Ben Mee gave Burnley a concrete reason to celebrate amid reports of the club’s imminent American takeover as his goal sent Sheffield United into the new year winless in the Premier League.
With sports investment firm ALK said to be on the verge of assuming control of the Clarets, Mee’s first-half header paved the way for a 1-0 win and a result that provides Sean Dyche’s side with a vital buffer over the bottom three.
News of a coronavirus outbreak at United had briefly raised question marks over the viability of the fixture – with Chris Wilder only able to name seven substitutes after two players and “four or five” backroom staff returned positive tests. Wilder was still able to make only one change from his previous starting XI and confirmed before kick-off that he was not in favour of the game being postponed. But with two spaces unfilled on a bench that did not include Phil Jagielka or Billy Sharp, any further developments among the squad would surely spell trouble.
Those expecting a cagey start from the joint lowest scorers in the division were caught wrong-footed as Josh Brownhill’s long ball to Chris Wood was knocked down to give Ashley Barnes a one-on-one after barely more than a minute. That the visitors emerged unscathed was down to the alert Aaron Ramsdale, who advanced a yard then spread himself and swamped Barnes’ effort.
That early excitement soon gave way to an extended spell of scrappy play and meaty challenges, with Charlie Taylor bowing out injured after the briefest of outings and Josh Benson summoned from the bench. David McGoldrick was the brightest part of Sheffield United’s attacking effort, with a handful of inventive touches going unappreciated as Lys Mousset’s and Rhian Brewster’s partnership up front struggled for fluency.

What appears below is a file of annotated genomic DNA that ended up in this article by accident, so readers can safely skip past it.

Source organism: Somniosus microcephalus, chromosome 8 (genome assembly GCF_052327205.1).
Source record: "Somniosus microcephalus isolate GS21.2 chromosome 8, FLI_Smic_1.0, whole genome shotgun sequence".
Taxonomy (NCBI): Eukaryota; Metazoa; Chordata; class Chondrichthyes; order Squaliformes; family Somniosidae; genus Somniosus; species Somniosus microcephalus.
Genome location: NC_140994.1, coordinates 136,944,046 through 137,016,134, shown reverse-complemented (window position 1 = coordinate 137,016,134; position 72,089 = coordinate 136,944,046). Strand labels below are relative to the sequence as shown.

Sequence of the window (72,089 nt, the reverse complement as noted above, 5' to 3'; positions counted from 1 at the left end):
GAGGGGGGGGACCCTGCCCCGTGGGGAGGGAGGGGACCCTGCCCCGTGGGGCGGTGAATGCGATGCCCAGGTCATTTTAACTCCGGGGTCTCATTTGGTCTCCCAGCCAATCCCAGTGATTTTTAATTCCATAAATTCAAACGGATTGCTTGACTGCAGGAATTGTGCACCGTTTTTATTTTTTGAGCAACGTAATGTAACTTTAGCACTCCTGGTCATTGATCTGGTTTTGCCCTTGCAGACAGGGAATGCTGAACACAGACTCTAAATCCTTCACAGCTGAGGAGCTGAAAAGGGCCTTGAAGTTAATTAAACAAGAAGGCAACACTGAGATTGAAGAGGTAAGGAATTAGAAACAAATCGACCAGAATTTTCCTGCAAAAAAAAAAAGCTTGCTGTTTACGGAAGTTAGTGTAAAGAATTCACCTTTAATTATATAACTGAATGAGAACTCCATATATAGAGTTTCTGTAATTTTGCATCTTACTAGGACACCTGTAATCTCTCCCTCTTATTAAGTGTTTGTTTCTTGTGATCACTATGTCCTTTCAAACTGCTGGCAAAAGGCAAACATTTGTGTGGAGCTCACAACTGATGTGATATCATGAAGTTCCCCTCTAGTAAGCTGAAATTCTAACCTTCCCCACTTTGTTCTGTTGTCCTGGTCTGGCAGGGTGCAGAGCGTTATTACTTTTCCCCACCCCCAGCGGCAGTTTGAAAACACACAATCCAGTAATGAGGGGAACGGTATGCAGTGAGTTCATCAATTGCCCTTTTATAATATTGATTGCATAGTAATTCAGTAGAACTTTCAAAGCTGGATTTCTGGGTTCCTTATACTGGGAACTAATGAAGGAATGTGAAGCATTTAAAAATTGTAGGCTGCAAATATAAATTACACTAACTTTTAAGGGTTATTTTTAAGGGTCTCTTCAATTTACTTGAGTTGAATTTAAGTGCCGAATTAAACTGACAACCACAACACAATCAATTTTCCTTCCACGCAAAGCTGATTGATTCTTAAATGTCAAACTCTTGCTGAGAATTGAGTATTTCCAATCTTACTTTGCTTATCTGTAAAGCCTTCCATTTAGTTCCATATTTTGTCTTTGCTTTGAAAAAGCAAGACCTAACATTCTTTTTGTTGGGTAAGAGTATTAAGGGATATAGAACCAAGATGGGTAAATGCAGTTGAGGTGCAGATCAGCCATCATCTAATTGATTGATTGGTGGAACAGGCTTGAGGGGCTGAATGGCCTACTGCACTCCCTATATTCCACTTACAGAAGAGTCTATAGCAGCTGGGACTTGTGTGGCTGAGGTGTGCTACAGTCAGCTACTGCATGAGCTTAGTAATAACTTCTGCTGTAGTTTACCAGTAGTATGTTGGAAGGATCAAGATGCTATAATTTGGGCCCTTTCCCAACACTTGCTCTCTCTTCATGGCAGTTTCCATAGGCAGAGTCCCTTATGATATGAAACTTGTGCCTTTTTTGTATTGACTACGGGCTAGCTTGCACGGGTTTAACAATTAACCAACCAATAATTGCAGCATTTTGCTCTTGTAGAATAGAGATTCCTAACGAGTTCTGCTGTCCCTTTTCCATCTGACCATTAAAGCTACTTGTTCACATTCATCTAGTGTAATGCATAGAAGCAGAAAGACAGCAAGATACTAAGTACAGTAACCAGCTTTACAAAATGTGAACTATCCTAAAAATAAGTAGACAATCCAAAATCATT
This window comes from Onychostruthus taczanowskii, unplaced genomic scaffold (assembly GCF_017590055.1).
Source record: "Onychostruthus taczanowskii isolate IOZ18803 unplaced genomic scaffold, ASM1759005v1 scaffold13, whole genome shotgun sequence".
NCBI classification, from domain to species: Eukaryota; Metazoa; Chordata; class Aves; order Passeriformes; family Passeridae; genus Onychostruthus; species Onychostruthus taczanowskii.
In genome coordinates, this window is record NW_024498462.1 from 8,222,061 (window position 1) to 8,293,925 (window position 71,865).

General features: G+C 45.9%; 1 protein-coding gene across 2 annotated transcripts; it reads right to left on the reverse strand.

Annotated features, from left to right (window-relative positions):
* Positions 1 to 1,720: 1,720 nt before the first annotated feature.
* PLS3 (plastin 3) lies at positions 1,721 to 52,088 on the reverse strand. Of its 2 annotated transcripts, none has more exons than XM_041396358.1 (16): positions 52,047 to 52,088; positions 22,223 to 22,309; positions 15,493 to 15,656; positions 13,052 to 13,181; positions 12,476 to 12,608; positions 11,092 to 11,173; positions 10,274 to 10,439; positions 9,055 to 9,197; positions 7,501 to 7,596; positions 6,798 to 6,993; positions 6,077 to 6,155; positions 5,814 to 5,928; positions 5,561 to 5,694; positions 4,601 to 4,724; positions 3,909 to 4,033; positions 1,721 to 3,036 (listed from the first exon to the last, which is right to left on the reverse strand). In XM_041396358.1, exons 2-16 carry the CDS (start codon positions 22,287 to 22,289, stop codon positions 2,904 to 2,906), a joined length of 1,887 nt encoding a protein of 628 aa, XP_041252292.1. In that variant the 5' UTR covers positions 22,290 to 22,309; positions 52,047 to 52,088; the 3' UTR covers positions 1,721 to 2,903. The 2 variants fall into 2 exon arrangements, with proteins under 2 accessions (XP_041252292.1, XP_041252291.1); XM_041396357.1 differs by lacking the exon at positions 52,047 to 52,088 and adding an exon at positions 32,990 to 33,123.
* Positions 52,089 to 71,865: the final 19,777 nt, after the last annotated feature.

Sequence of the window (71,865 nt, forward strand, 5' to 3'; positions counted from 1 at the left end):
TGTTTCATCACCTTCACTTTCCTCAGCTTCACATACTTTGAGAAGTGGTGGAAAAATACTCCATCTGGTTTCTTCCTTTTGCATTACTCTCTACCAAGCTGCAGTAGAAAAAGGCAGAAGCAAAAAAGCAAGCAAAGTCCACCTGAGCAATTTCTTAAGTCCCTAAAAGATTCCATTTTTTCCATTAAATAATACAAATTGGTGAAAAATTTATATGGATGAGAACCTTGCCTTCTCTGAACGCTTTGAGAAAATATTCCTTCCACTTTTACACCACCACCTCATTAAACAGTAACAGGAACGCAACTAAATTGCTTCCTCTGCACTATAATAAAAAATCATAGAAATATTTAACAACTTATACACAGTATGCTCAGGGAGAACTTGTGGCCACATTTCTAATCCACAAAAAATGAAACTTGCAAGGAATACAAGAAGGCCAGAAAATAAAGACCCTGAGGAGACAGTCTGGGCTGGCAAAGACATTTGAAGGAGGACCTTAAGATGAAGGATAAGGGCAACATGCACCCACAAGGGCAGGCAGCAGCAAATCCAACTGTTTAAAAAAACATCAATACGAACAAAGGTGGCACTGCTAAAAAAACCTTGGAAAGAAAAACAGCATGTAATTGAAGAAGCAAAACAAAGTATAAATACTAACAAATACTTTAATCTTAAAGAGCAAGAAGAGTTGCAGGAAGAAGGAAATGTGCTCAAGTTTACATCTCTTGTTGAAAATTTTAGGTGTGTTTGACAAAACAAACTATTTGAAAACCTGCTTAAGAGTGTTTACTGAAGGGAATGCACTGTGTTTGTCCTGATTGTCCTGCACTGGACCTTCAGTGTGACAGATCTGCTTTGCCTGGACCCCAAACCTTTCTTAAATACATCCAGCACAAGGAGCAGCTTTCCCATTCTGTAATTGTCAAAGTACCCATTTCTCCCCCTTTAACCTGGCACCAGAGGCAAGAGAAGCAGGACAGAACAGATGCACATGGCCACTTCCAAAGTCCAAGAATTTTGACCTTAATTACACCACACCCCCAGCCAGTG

McGoldrick did well to earn a corner after cutting inside Ashley Westwood and when Brewster nodded goalwards there was a big shout for handball as Brownhill blocked on the line. There seemed to be a case but rChris Kavanagh was unmoved and signalled for a goal-kick when another corner appeared appropriate.
United barely had time to digest their indignation when James Tarkowski launched a counterattack, Robbie Brady whipped a cross in to Wood and Ramsdale flung out an arm to parry a bullet header.
The resulting corner was the set piece Burnley needed to barge their way in to the lead, Brady curling one towards the six-yard box where Mee slalomed in between three defenders and nodded into the bottom corner. Ethan Ampadu had failed to read the danger more obviously than most and looked particularly guilty as the netting rippled.
Neither side did much to threaten the status quo before half-time but McGoldrick fashioned an opening at the start of the second period. Having squirmed in behind the defence he could not get the better of Nick Pope, who judged his angles perfectly and fended away with a firm hand.
Wilder went to his thin bench in a bid to alter things, throwing on John Fleck, Oliver Burke and Ollie Norwood in three separate changes inside a 10-minute period. The energy levels rose appreciably, with Burnley forced back into a containing pattern, but barring one powerful strike from John Egan there was no reward for their efforts as Pope was spared any real moments of discomfort.